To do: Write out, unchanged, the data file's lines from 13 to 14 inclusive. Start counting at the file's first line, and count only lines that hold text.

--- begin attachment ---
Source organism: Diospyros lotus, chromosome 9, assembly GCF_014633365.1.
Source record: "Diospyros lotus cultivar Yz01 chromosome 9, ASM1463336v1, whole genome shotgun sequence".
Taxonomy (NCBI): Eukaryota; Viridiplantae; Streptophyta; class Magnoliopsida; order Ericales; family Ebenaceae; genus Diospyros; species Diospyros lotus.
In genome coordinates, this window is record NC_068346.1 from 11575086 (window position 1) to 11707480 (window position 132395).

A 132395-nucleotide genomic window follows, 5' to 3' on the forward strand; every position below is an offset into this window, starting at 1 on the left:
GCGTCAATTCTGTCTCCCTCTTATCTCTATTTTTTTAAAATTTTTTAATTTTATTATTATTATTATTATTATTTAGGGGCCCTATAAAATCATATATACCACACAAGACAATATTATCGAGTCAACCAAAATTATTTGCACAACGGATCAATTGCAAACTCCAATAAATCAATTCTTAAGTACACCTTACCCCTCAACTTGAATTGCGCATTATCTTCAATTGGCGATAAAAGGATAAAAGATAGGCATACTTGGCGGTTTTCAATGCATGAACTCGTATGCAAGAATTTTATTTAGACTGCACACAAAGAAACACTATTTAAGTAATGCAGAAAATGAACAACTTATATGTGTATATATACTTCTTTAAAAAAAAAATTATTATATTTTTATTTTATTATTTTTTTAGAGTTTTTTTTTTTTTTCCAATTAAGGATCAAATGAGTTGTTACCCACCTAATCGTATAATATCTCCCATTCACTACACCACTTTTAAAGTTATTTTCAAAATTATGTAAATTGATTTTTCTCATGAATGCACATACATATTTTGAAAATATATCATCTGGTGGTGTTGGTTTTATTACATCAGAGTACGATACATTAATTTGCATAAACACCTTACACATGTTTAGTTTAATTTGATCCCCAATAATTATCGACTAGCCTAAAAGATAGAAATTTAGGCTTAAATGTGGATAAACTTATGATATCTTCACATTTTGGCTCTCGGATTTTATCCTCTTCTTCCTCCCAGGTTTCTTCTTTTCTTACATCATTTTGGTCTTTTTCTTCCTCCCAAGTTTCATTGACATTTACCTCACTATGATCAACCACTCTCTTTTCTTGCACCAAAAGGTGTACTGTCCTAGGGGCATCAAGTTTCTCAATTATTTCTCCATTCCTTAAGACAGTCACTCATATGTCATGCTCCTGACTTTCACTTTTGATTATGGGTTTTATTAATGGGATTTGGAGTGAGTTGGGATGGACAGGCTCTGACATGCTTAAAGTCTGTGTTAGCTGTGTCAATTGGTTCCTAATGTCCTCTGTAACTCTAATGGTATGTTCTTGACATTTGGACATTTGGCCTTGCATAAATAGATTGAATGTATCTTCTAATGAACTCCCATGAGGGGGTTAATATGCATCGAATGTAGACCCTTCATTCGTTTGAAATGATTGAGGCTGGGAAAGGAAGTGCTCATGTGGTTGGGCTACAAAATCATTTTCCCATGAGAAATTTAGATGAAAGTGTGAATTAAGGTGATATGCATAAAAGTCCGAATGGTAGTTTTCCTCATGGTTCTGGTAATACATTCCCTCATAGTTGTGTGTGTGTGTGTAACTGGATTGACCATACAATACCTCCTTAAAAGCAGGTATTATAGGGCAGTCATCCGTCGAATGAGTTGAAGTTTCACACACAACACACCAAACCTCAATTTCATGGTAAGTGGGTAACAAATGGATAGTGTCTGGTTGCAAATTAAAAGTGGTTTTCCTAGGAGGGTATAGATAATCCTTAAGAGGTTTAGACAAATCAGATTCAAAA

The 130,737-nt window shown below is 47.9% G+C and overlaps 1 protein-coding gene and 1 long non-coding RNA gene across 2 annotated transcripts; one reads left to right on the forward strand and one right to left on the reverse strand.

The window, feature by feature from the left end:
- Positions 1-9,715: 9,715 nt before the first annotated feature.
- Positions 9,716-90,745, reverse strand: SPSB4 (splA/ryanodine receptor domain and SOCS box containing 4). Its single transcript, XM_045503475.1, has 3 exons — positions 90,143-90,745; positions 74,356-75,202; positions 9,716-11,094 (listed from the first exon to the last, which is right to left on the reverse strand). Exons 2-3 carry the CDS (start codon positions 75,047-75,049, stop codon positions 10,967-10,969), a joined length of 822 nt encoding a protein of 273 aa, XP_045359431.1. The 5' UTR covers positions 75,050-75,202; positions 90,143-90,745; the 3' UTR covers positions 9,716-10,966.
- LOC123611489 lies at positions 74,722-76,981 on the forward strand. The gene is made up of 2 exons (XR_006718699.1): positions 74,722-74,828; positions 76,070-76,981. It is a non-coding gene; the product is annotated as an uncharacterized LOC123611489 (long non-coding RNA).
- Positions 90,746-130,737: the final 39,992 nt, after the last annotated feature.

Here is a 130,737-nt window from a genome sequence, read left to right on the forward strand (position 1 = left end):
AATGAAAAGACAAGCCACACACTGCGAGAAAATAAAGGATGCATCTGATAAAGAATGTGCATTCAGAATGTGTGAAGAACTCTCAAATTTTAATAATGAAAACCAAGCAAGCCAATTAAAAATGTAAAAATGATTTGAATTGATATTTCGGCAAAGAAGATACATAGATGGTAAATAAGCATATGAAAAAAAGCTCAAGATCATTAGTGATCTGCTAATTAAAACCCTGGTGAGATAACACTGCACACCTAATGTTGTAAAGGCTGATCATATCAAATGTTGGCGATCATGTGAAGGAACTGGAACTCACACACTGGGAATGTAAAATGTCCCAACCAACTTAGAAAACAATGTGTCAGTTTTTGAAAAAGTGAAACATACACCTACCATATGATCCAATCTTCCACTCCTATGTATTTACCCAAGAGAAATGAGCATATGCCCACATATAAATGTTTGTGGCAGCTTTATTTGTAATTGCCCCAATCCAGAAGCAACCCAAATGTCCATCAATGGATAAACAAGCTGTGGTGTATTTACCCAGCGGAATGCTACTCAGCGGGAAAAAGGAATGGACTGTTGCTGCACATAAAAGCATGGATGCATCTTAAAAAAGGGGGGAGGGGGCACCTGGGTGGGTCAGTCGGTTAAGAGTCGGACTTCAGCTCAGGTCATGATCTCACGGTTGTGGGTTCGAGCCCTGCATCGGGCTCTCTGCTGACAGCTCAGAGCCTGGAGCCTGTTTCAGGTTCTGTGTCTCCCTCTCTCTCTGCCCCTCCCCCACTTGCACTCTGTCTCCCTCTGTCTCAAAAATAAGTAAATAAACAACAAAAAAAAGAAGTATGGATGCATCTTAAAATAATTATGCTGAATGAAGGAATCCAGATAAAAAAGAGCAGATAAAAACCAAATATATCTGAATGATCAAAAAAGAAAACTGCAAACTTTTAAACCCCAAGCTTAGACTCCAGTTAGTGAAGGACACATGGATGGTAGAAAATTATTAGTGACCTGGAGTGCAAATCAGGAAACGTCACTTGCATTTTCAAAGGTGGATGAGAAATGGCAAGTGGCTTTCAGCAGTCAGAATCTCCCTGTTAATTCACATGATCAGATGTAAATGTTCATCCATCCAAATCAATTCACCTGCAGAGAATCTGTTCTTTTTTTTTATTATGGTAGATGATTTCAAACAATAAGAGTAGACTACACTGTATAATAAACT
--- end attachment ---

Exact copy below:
Here is a 130,737-nt window from a genome sequence, read left to right on the forward strand (position 1 = left end):
AATGAAAAGACAAGCCACACACTGCGAGAAAATAAAGGATGCATCTGATAAAGAATGTGCATTCAGAATGTGTGAAGAACTCTCAAATTTTAATAATGAAAACCAAGCAAGCCAATTAAAAATGTAAAAATGATTTGAATTGATATTTCGGCAAAGAAGATACATAGATGGTAAATAAGCATATGAAAAAAAGCTCAAGATCATTAGTGATCTGCTAATTAAAACCCTGGTGAGATAACACTGCACACCTAATGTTGTAAAGGCTGATCATATCAAATGTTGGCGATCATGTGAAGGAACTGGAACTCACACACTGGGAATGTAAAATGTCCCAACCAACTTAGAAAACAATGTGTCAGTTTTTGAAAAAGTGAAACATACACCTACCATATGATCCAATCTTCCACTCCTATGTATTTACCCAAGAGAAATGAGCATATGCCCACATATAAATGTTTGTGGCAGCTTTATTTGTAATTGCCCCAATCCAGAAGCAACCCAAATGTCCATCAATGGATAAACAAGCTGTGGTGTATTTACCCAGCGGAATGCTACTCAGCGGGAAAAAGGAATGGACTGTTGCTGCACATAAAAGCATGGATGCATCTTAAAAAAGGGGGGAGGGGGCACCTGGGTGGGTCAGTCGGTTAAGAGTCGGACTTCAGCTCAGGTCATGATCTCACGGTTGTGGGTTCGAGCCCTGCATCGGGCTCTCTGCTGACAGCTCAGAGCCTGGAGCCTGTTTCAGGTTCTGTGTCTCCCTCTCTCTCTGCCCCTCCCCCACTTGCACTCTGTCTCCCTCTGTCTCAAAAATAAGTAAATAAACAACAAAAAAAAGAAGTATGGATGCATCTTAAAATAATTATGCTGAATGAAGGAATCCAGATAAAAAAGAGCAGATAAAAACCAAATATATCTGAATGATCAAAAAAGAAAACTGCAAACTTTTAAACCCCAAGCTTAGACTCCAGTTAGTGAAGGACACATGGATGGTAGAAAATTATTAGTGACCTGGAGTGCAAATCAGGAAACGTCACTTGCATTTTCAAAGGTGGATGAGAAATGGCAAGTGGCTTTCAGCAGTCAGAATCTCCCTGTTAATTCACATGATCAGATGTAAATGTTCATCCATCCAAATCAATTCACCTGCAGAGAATCTGTTCTTTTTTTTTATTATGGTAGATGATTTCAAACAATAAGAGTAGACTACACTGTATAATAAACT